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Harborfields Public Library

The Liverpool Shuffle

Harborfields Public Library, 31 Broadway, Greenlawn hosts an outdoor concert by Beatles tribute band The Liverpool Shuffle on Wednesday, July 27 at 7 p.m.

Originally formed in 2003 by Joe Refano, (formerly of Herman’s Hermits starring Peter Noone and Micky Dolenz’ Monkees Band), The Liverpool Shuffle brings together veterans of the New York Music Scene with a combined 200 years of musical experience between them. They are all avowed BEATLEMANIACS and it shows! The Liverpool Shuffle provides a fun, entertaining LIVE BEATLE SHOW with a real emphasis on the music. They play it the way The Beatles did!

Join the Liverpool Shuffle on the front lawn of the Library for an exciting outdoor concert. Tickets are not required, the concert is open to all. This event is sponsored by the Friends of the Library. In the event of rain, the performance will be postponed.  A rain date will be announced if needed.

For more information, call 631-757-4200.

Pixabay photo
Harborfields Public Library, 31 Broadway, Greenlawn holds an emergency blood drive on Wednesday, Feb. 10 from 1 to 7 p.m. Blood supplies in the area are very low.
Book your appointment with the New York Blood Center:
Walk-ins may be taken if social distancing allows.
If you have questions about your medical eligibility, call Long Island Blood Services at 1-800-688-0900.
Call the library at 631-757-4200 for more information.

By Julianne Mosher

For more than four decades, George Gough has been capturing what he sees in real life through the lens’ of his camera.

“I remember getting my first camera in Japan,” he said. “Just the color of the slides really hit me.”

Gough began taking photos recreationally in his early adulthood. He said he always had creative eye but picking up his first camera — a Mamiya/ Sekor — truly sparked his interest.

Originally a native of Westchester, Gough moved to Huntington in the late 60s. He began a career as an air traffic controller for international flights at Long Island MacArthur Airport in Ronkonkoma, which allowed him to travel, bringing his camera along for the ride.

Now, the 77-year-old has been periodically showcasing his photography at local venues, including the Huntington Public Library and the Huntington Arts Council.

This month, 30 images Gough took throughout his career are on display at the Harborfields Public Library Gallery in Greenlawn. The show runs through Oct. 29.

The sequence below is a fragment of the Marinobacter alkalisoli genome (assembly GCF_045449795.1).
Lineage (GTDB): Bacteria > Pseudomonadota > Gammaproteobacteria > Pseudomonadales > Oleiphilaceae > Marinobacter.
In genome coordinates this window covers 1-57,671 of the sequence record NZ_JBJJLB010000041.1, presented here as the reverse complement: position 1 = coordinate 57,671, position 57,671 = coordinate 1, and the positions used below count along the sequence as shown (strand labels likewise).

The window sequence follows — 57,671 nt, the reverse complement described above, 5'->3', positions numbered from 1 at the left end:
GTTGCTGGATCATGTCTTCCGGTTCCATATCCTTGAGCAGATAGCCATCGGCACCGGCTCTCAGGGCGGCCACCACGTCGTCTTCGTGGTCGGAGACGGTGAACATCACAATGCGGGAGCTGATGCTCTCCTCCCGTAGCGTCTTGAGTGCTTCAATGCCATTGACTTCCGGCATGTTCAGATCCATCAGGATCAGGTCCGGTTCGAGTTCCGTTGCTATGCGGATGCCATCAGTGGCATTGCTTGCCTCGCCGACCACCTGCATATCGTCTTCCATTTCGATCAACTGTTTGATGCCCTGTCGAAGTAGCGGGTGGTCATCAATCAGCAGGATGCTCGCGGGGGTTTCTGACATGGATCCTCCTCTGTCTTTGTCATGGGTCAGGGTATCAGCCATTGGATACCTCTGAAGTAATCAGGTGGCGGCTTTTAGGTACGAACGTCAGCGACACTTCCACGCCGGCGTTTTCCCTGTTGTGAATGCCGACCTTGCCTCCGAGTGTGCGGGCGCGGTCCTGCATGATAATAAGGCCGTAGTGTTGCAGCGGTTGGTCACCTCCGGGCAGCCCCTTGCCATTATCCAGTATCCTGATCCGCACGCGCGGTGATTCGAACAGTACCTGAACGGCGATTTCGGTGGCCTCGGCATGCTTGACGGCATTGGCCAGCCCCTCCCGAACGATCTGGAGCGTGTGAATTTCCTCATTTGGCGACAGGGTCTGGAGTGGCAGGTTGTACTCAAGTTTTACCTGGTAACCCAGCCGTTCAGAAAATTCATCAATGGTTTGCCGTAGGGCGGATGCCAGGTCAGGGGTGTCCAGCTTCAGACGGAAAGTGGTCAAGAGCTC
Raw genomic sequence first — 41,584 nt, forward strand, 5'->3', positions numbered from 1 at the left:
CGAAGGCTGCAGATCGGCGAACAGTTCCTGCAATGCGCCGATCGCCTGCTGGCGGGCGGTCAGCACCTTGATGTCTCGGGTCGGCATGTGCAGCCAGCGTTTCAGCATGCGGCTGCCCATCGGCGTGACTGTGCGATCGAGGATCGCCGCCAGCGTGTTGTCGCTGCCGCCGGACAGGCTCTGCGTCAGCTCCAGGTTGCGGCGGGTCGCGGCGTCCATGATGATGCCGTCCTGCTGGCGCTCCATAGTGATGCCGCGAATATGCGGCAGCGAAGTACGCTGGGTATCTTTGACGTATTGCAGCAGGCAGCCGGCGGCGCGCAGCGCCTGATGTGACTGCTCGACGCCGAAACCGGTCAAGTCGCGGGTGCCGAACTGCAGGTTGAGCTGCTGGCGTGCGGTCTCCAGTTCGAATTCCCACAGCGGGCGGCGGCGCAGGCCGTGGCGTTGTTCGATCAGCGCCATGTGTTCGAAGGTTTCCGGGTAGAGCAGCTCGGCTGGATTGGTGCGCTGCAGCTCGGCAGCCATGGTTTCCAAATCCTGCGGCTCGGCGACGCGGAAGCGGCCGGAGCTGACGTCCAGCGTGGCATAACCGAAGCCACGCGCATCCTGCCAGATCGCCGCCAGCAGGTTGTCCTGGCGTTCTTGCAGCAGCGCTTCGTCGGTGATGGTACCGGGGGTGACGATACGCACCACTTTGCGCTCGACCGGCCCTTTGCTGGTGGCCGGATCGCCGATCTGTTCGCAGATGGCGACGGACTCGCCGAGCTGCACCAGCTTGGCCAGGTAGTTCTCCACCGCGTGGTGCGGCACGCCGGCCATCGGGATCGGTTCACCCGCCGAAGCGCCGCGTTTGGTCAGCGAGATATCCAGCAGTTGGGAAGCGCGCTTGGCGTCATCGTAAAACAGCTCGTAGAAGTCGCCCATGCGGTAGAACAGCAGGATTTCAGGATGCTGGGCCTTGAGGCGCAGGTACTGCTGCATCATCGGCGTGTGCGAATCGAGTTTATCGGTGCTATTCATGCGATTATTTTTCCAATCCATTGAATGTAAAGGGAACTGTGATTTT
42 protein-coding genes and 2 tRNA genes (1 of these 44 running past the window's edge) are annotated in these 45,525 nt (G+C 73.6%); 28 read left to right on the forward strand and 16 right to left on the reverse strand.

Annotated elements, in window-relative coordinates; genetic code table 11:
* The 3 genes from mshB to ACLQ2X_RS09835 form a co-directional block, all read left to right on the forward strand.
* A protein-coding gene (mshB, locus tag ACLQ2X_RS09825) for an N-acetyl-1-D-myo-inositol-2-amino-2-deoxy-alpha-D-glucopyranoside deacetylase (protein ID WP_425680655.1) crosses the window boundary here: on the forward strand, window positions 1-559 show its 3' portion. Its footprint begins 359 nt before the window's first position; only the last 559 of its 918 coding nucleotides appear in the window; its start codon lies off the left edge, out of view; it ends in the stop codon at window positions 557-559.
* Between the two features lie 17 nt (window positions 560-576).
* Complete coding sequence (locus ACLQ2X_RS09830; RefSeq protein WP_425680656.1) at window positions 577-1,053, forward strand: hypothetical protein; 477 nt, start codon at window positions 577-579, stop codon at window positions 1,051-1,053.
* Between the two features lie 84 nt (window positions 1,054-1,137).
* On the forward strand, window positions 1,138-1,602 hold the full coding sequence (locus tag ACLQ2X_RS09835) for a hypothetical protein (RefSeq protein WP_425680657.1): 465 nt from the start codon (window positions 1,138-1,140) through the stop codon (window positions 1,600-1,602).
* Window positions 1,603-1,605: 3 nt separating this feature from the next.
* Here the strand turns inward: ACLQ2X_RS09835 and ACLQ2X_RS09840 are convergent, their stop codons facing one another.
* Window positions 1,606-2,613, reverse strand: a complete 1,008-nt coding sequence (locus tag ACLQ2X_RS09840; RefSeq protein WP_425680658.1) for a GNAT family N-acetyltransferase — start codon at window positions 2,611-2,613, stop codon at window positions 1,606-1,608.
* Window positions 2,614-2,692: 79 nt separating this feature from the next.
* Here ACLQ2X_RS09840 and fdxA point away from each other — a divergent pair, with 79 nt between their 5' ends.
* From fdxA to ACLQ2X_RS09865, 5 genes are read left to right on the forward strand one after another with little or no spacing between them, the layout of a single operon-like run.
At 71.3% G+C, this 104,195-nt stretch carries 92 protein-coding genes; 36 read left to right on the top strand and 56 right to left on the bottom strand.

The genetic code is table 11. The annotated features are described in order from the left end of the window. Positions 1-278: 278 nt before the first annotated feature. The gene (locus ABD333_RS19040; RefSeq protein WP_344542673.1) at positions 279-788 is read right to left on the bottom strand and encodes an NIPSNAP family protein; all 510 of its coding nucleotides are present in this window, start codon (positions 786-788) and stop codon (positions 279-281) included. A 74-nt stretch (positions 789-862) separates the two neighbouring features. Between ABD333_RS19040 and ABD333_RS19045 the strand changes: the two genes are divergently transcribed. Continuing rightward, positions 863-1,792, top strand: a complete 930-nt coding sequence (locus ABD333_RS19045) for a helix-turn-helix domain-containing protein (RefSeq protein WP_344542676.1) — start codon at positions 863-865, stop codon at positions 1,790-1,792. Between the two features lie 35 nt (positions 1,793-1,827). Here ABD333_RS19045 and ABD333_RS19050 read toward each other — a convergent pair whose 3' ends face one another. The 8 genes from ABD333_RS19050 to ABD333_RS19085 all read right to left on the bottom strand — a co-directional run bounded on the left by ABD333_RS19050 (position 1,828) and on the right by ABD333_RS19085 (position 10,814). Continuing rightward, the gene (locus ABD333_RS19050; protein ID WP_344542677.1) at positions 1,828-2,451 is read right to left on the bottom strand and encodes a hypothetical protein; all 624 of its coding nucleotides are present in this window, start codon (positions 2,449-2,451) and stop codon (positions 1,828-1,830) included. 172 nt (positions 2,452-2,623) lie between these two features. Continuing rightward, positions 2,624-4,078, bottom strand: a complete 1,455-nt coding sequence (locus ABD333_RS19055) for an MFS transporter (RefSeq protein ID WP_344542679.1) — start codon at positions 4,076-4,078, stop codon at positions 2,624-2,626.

“He captures things,” said Library Director Ryan Athanas. “He seems to be in the right place at the right time.”

The gallery at the Harborfields Library is unique, Athanas said. “We get a lot of foot traffic here. A lot of people come through and it makes us different. To us it’s always amazing to see the art in our community. It’s another service being a community center.”

But Gough said he simply just sees things that other people might not notice. “It’s like the lotto,” he said. “It’s the luck of the draw.”

The photographer will often across Long Island to find different shots. “I love Brooklyn street photography and meeting people,” he said, “I love the interactions of common folk in and around Manhattan.” Before the COVID-19 crisis, Gough would head up and down the East Coast, throughout the rest of the country and take trips worldwide.

The exhibit showcases photos he took with his old Mamiya Sekor years ago as well as more recent ones. Now he mostly uses his Fuji and Panasonic cameras, digital instead of film.   “I like to shoot the adventure where other people might not be able to go, places that they might not be able to see because of their busy schedules,” he said.

Gough said he was thrilled when the library contacted him and asked if he’d like to be showcased. “It was nice,” he said. “It’s pretty special because there are other artists out there that they can choose from and they asked me.”

One of the reasons he was chosen was for his skill in seeing things others might not notice. “I’ve always been a visual person,” he said. “My wife likes to joke that I can see a hawk in the sky, but I can’t find the butter in the refrigerator.”